Glace Chase writes about the literary hoaxes that inspired her play A Hoax, opening at Griffin in July. Hoax number #1 is A Million Little Pieces by James Frey.

Published by Random House, this book tells the allegedly true story, in sometimes horrific detail, of a 23-year-old alcoholic and drug abuser and how he copes with six weeks in a rehabilitation centre.

In September 2005, the book was picked as an Oprah’s Book Club selection. Not long after, it became the number one paperback non-fiction book on Amazon.com and topped the New York Times Best Seller list for 15 weeks.

The investigative website The Smoking Gun published an article in January 2006 called “A Million Little Lies”, in which it called into question the book’s authenticity. Frey and his publisher were invited back onto Oprah’s show, and in a now famous episode, Winfrey fiercely confronted the two over how the book’s ‘truth’ had been misrepresented to its readers. It became clear that a number of facts had been altered and incidents embellished. For example, Frey only spent a few hours in jail rather than the 87 days he claimed in his memoirs.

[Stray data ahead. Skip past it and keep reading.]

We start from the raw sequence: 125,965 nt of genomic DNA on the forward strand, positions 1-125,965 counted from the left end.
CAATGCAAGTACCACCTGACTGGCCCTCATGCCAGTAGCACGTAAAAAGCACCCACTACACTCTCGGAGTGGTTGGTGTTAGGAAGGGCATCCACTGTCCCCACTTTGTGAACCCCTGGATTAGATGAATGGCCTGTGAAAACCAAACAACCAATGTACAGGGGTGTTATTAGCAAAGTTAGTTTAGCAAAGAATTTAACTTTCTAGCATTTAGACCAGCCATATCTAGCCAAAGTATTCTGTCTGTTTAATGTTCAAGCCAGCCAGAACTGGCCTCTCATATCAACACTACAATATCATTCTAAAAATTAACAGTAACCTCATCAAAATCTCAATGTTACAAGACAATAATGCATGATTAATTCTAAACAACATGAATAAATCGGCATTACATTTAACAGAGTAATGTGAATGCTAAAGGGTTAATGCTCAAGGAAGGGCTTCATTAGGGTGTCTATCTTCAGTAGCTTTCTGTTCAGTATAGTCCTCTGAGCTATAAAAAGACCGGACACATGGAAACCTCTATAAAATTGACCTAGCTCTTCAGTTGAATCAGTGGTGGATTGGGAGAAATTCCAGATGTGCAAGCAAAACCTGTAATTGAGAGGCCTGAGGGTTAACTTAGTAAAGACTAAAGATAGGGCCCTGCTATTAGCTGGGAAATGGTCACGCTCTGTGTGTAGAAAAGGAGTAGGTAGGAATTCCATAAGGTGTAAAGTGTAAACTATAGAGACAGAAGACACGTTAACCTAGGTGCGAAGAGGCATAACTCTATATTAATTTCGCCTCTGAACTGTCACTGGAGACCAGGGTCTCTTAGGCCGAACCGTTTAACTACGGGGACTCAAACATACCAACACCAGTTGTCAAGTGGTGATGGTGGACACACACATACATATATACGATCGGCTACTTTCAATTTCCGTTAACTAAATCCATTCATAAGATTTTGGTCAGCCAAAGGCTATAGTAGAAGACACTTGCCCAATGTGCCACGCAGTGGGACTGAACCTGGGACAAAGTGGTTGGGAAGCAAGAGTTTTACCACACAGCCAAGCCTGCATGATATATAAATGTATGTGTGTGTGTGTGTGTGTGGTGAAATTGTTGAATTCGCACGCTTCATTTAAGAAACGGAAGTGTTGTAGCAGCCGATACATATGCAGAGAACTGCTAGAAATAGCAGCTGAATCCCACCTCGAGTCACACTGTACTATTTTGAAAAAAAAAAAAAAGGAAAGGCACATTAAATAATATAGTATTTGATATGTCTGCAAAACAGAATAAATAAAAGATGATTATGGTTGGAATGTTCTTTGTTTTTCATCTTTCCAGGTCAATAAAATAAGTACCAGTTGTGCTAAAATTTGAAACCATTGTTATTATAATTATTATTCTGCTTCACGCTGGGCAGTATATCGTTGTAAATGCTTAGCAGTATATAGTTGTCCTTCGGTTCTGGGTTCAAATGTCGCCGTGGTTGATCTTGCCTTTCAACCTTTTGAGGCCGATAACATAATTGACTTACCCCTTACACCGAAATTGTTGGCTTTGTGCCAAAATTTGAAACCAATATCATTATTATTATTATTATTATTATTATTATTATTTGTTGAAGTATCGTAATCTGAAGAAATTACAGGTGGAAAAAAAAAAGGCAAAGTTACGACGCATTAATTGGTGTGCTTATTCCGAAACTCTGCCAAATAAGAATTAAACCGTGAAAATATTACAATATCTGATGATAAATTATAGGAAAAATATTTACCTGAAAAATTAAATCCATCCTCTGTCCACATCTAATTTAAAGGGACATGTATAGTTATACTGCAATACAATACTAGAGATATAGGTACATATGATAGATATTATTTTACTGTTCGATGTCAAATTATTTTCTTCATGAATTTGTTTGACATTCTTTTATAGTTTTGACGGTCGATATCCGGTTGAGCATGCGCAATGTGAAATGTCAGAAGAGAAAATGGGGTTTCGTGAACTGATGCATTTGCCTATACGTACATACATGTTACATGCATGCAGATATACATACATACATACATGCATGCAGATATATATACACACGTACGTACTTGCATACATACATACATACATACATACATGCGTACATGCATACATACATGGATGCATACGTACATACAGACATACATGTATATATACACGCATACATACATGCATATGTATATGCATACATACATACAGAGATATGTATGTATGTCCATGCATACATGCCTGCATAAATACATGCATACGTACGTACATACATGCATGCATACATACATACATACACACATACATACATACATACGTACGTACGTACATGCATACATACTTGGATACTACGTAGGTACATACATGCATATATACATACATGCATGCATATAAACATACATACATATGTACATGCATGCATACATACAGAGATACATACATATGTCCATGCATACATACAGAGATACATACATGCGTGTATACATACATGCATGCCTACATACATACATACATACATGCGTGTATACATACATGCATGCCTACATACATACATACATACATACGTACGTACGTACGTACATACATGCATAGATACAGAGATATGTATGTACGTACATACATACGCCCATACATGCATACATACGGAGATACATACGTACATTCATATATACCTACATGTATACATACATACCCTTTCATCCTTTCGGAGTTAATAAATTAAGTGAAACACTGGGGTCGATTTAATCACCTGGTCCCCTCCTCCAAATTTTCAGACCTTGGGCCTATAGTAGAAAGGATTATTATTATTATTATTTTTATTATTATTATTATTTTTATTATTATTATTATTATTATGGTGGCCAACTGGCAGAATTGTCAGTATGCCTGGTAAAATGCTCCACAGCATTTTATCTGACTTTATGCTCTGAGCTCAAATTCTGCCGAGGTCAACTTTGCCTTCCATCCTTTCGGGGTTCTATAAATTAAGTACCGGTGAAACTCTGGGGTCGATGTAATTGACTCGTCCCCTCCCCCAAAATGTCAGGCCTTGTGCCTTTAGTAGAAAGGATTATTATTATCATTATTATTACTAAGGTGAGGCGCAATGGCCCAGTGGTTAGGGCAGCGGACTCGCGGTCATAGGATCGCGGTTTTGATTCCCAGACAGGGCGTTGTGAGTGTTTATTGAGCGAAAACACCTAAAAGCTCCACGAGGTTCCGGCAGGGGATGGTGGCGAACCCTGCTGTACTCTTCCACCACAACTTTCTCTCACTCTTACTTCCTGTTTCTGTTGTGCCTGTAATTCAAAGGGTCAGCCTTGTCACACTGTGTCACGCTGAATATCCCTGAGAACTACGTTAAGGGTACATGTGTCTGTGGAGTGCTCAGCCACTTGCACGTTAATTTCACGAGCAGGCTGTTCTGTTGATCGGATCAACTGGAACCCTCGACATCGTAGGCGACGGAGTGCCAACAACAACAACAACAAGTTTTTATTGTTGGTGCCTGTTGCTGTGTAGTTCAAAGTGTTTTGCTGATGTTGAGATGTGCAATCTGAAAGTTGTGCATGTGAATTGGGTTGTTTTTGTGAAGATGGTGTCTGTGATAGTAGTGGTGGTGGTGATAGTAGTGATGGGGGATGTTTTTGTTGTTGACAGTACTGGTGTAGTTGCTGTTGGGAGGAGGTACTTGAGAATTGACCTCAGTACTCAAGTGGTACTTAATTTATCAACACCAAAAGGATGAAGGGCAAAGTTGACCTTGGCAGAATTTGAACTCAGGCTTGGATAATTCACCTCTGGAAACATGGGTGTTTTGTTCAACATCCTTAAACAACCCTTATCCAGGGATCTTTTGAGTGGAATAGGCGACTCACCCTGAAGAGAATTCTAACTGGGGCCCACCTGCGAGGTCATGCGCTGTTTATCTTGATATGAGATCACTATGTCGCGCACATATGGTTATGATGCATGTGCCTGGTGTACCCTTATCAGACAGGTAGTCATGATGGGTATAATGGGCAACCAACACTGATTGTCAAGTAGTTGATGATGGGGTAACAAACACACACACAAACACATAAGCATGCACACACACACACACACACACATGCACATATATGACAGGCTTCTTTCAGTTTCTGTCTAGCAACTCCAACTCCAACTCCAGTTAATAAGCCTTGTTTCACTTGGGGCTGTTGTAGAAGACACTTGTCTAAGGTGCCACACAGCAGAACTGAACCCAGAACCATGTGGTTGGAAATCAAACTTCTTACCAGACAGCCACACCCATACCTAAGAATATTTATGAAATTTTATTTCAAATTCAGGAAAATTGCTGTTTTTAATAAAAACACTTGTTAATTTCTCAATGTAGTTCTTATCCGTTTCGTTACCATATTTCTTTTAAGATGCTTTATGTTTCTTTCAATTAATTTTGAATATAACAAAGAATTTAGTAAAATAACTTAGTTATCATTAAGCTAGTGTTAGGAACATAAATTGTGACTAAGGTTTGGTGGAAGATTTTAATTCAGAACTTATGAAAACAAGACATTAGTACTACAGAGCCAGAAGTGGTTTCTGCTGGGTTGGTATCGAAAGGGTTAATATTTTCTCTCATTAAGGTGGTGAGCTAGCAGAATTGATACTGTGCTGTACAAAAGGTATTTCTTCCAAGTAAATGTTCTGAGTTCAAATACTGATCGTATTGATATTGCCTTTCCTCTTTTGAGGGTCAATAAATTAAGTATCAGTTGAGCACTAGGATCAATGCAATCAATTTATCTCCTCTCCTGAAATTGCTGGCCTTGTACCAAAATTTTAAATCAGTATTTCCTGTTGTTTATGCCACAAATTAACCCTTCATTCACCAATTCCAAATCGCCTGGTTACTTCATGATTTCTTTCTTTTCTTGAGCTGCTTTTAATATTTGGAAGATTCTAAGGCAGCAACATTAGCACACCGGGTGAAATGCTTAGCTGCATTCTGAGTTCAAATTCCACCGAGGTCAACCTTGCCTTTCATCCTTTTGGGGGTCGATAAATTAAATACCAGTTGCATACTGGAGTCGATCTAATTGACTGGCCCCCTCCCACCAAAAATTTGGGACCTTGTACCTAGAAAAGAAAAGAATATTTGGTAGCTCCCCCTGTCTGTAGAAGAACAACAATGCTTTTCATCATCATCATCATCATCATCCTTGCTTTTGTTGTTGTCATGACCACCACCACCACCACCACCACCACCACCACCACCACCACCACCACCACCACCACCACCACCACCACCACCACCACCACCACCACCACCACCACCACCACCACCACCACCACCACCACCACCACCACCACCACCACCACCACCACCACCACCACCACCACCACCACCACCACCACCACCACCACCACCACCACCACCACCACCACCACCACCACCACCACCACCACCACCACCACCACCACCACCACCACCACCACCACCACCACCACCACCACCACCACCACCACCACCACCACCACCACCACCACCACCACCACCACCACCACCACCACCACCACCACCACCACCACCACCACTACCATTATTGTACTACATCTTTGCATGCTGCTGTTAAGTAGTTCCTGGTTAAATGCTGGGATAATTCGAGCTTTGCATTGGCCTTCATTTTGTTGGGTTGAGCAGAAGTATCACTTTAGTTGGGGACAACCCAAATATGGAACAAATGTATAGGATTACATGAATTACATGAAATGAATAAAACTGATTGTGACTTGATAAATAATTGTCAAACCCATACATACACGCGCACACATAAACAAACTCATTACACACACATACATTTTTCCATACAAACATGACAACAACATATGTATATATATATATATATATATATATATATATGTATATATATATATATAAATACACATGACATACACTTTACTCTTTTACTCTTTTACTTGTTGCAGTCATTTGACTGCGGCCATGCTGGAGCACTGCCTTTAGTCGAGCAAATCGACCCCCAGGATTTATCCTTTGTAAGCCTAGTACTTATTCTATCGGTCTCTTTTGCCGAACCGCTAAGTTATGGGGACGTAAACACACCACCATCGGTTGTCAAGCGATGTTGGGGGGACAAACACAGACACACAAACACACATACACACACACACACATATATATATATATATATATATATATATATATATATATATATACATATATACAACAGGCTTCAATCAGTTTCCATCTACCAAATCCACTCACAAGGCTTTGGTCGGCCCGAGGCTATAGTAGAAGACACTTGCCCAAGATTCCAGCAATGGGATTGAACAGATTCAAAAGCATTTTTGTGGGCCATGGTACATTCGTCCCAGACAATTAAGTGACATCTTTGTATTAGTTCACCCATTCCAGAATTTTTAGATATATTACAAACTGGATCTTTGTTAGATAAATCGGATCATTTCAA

In February 2006, Random House published a note by Frey that was subsequently included in later editions of the book. In the note, Frey apologised to the reader for fabricating portions of his book and for having made himself seem “tougher and more daring and more aggressive than in reality I was, or I am.”

In September 2006, Frey and publisher Random House reached an agreement whereby readers who felt that they had been defrauded by the book would be offered a refund. Less than 2,000 readers came forward.

Frey continues to write. The sequel, My Friend Leonard, about life after rehab, was published in 2005. Bright Shiny Morning (2008) and The Final Testament of the Holy Bible (2011) have followed, to generally positive reviews.

A Hoax season: 20 July – 1 September
For tickets and more information click here.